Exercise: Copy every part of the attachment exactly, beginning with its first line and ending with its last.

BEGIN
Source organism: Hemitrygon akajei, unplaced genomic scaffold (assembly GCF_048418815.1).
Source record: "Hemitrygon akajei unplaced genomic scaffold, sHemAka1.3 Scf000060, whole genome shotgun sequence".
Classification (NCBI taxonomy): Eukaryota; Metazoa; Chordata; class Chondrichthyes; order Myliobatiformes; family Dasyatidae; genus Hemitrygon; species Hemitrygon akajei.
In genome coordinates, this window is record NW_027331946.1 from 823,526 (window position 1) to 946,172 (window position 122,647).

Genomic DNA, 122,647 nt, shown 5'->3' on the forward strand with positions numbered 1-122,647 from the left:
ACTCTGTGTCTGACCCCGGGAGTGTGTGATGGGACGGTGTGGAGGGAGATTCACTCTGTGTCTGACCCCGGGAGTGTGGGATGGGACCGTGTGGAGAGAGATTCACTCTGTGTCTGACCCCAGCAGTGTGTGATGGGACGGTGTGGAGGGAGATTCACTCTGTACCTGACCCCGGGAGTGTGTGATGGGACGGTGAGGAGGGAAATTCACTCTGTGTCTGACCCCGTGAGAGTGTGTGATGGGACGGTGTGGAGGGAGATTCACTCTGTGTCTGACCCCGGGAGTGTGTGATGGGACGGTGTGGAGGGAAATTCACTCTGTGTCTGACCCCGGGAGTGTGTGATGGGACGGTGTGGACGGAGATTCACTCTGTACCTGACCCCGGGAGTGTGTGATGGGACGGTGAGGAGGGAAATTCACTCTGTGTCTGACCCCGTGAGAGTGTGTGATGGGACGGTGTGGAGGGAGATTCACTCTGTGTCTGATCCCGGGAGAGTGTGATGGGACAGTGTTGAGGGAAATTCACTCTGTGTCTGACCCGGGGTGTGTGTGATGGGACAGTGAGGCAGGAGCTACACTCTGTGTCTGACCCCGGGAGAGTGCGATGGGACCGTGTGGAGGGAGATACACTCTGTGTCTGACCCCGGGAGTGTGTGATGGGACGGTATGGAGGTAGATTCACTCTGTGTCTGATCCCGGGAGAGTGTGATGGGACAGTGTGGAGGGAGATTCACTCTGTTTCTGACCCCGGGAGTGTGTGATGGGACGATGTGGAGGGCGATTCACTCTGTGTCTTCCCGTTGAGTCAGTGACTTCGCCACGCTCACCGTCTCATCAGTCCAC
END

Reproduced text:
Source organism: Hemitrygon akajei, unplaced genomic scaffold (assembly GCF_048418815.1).
Source record: "Hemitrygon akajei unplaced genomic scaffold, sHemAka1.3 Scf000060, whole genome shotgun sequence".
Classification (NCBI taxonomy): Eukaryota; Metazoa; Chordata; class Chondrichthyes; order Myliobatiformes; family Dasyatidae; genus Hemitrygon; species Hemitrygon akajei.
In genome coordinates, this window is record NW_027331946.1 from 823,526 (window position 1) to 946,172 (window position 122,647).

Genomic DNA, 122,647 nt, shown 5'->3' on the forward strand with positions numbered 1-122,647 from the left:
ACTCTGTGTCTGACCCCGGGAGTGTGTGATGGGACGGTGTGGAGGGAGATTCACTCTGTGTCTGACCCCGGGAGTGTGGGATGGGACCGTGTGGAGAGAGATTCACTCTGTGTCTGACCCCAGCAGTGTGTGATGGGACGGTGTGGAGGGAGATTCACTCTGTACCTGACCCCGGGAGTGTGTGATGGGACGGTGAGGAGGGAAATTCACTCTGTGTCTGACCCCGTGAGAGTGTGTGATGGGACGGTGTGGAGGGAGATTCACTCTGTGTCTGACCCCGGGAGTGTGTGATGGGACGGTGTGGAGGGAAATTCACTCTGTGTCTGACCCCGGGAGTGTGTGATGGGACGGTGTGGACGGAGATTCACTCTGTACCTGACCCCGGGAGTGTGTGATGGGACGGTGAGGAGGGAAATTCACTCTGTGTCTGACCCCGTGAGAGTGTGTGATGGGACGGTGTGGAGGGAGATTCACTCTGTGTCTGATCCCGGGAGAGTGTGATGGGACAGTGTTGAGGGAAATTCACTCTGTGTCTGACCCGGGGTGTGTGTGATGGGACAGTGAGGCAGGAGCTACACTCTGTGTCTGACCCCGGGAGAGTGCGATGGGACCGTGTGGAGGGAGATACACTCTGTGTCTGACCCCGGGAGTGTGTGATGGGACGGTATGGAGGTAGATTCACTCTGTGTCTGATCCCGGGAGAGTGTGATGGGACAGTGTGGAGGGAGATTCACTCTGTTTCTGACCCCGGGAGTGTGTGATGGGACGATGTGGAGGGCGATTCACTCTGTGTCTTCCCGTTGAGTCAGTGACTTCGCCACGCTCACCGTCTCATCAGTCCAC